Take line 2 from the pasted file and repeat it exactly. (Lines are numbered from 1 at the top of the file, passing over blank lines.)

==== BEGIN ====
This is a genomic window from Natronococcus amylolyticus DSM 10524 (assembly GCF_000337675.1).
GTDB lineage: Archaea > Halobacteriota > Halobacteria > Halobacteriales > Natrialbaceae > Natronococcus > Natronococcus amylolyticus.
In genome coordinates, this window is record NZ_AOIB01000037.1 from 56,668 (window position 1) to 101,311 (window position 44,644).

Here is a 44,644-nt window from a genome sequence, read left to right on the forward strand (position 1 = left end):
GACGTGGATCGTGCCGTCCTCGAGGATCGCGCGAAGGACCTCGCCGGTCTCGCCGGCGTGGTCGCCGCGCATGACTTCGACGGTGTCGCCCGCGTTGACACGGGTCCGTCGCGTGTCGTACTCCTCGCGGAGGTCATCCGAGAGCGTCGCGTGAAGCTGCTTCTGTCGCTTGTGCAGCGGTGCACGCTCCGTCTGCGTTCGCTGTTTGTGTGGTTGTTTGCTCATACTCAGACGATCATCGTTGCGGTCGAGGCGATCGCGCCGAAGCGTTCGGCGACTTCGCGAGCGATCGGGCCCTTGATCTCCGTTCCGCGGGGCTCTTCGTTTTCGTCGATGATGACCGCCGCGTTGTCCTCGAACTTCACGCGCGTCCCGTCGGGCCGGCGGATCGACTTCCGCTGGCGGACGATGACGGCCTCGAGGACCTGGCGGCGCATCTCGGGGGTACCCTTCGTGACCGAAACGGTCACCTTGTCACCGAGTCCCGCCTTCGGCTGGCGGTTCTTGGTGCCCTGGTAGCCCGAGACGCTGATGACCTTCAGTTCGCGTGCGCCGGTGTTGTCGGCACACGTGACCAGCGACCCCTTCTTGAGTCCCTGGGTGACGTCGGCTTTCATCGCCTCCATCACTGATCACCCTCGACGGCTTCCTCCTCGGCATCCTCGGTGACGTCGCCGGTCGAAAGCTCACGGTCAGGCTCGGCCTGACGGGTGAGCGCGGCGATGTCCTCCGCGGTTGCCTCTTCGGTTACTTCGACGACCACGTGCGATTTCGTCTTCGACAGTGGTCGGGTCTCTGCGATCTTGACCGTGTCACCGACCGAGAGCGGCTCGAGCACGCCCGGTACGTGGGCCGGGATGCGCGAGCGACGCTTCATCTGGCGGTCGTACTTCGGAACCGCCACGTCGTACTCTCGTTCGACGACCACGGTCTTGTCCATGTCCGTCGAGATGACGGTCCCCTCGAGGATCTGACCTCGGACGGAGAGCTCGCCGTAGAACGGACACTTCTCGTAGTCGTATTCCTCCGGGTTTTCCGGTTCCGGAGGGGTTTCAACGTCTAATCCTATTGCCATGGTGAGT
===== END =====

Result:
GTDB lineage: Archaea > Halobacteriota > Halobacteria > Halobacteriales > Natrialbaceae > Natronococcus > Natronococcus amylolyticus.